Checking your pet’s stools is probably not at the top of your list of priorities as a pet owner, but spotting any unusual changes could alert you to an underlying health issue. Work out what colour and consistency is normal for your cat or dog – they should have no diarrhoea, constipation, mucus or blood in their stools.
Bad to the Bone
Like humans, sometimes the best way to tell if your pet is feeling unwell is by their behaviour and mood. If your dog begins to hang their head and tail down and is a lot quieter than usual, this could be a sign that something is wrong. Sick canines may also lurk in corners, dig holes in the garden to lie in or become unusually aggressive.
Cats are very good at hiding when they’re feeling ill so you’ll need to keep a sharp eye out. However if your feline suddenly shies away from human contact or acts aggressively you should contact your vet.
- The flu: dogs are susceptible to the influenza virus, but this mainly exhibits itself as a longer-lasting version of the cold. You can, however, go to your vet and be prescribed doggy cough medicine. Don’t give your dog human medication!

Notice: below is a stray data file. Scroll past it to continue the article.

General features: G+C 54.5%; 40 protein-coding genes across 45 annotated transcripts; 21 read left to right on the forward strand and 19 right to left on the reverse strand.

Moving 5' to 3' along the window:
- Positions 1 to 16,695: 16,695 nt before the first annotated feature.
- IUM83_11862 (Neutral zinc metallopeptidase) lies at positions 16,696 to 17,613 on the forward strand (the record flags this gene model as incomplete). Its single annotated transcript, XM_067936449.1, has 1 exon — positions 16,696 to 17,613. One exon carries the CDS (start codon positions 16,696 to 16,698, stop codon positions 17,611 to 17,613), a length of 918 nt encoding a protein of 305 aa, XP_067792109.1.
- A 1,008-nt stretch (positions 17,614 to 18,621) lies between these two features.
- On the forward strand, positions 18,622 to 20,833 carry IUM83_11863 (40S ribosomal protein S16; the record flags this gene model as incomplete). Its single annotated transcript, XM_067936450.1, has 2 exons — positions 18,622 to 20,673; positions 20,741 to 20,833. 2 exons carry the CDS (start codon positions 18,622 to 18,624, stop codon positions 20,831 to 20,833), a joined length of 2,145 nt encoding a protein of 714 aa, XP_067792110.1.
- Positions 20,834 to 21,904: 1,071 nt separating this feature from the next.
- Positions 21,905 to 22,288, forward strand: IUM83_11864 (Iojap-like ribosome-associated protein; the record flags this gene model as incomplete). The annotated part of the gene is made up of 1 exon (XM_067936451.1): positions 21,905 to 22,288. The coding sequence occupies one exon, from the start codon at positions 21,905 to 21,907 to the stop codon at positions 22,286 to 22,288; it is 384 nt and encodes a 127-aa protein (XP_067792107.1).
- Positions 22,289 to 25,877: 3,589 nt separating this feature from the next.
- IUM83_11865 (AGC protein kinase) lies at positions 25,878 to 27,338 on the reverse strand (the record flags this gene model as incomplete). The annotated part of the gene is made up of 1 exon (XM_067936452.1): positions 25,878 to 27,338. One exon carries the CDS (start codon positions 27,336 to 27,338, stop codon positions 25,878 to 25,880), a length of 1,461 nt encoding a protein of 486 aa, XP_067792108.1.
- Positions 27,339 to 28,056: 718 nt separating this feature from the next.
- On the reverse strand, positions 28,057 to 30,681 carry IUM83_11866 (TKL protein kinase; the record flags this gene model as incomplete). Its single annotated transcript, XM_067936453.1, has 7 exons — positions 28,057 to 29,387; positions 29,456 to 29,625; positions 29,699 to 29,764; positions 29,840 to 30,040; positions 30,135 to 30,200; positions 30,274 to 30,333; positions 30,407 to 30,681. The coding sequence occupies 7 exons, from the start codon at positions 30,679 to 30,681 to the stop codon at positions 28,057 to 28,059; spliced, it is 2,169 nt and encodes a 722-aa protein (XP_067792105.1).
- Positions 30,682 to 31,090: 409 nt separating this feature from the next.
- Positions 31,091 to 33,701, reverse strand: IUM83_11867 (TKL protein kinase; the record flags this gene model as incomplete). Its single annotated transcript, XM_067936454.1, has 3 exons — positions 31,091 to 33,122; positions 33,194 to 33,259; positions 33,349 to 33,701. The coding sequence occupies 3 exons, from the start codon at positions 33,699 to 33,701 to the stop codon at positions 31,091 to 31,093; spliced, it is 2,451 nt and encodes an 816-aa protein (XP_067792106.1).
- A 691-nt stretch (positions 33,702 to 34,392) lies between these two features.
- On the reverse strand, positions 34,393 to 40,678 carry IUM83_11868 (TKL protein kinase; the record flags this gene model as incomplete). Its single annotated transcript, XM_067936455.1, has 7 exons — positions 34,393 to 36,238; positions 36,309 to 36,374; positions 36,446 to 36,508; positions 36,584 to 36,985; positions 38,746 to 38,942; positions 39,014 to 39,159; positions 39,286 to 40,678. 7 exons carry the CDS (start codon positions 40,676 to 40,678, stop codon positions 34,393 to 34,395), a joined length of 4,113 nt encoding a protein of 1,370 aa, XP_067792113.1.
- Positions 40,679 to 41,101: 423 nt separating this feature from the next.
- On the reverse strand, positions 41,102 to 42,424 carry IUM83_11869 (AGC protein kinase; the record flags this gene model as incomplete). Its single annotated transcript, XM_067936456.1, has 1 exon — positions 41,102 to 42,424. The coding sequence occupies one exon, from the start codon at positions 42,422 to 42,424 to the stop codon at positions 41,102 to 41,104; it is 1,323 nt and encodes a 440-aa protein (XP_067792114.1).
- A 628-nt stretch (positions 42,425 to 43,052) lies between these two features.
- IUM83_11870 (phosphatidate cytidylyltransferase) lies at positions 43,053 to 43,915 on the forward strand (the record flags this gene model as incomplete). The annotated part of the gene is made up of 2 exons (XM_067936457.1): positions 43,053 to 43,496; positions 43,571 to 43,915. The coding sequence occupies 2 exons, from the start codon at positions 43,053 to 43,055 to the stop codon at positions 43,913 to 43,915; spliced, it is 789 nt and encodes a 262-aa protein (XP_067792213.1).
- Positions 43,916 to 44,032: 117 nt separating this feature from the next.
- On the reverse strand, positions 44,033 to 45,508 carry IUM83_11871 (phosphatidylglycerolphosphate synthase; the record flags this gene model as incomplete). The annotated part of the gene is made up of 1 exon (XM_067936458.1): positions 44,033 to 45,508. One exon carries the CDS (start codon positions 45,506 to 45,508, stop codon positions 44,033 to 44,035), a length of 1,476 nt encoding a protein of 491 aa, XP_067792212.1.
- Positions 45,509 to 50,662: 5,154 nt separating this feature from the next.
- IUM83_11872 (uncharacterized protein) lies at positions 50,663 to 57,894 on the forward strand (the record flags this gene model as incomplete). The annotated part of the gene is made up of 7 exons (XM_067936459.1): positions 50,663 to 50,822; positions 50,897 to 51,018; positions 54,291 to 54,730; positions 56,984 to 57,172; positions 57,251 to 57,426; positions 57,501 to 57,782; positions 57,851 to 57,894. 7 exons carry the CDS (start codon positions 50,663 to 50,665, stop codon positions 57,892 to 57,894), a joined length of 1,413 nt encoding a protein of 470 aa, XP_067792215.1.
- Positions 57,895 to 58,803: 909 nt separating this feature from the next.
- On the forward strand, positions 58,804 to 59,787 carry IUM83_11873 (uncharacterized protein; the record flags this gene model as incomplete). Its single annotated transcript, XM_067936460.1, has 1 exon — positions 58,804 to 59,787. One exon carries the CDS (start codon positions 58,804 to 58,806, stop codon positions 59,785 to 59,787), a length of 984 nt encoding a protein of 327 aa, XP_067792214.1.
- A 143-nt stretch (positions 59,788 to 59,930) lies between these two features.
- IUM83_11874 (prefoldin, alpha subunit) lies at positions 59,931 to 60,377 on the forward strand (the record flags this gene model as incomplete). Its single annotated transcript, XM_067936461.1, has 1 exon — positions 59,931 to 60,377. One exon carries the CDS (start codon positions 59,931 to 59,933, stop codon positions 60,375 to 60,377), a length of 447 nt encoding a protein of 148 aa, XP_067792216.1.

- Kennel cough: a virus recognisable by the prevalent symptom of a loud honking cough, kennel cough is normally transmitted in (unsurprisingly) a kennel environment. If you’re dog is coughing strangely take them to a vet.
- Allergies: dogs are just as susceptible to these irritations. If your dog is displaying any unusual signs or symptoms try to keep an eye on their behaviour.
What to Do When Your Dogs Catch Colds?
There are a few things that you can do that will definitely aid your pooch in their recovery. Keep your dog’s fluid up and make sure they eat something regularly – soup is just as good an idea as it is for humans! Give them plenty of time to rest, and don’t force walks or playtime until you’re sure they can cope. Getting some steam going can also help to clear your pupper’s airways: you can do this with a vaporiser, or even simply by leaving the shower on and popping them in the bathroom for a bit. Just keep an eye on them! Dog-specific medicine or any vitamins you can get your pet are sure to help, too.
Prevention is the Best Cure
As with many problems, it’s a great idea to try and avoid it before it has even happened. Speak to your vet about vaccination, which can prevent many of the main illnesses likely to affect a pooch in their lifetime. Although, it won’t completely immunise them, it will go a very long way to helping them out.
Follow our advice, and your dog will be happy, healthy and back to their old tricks in no time.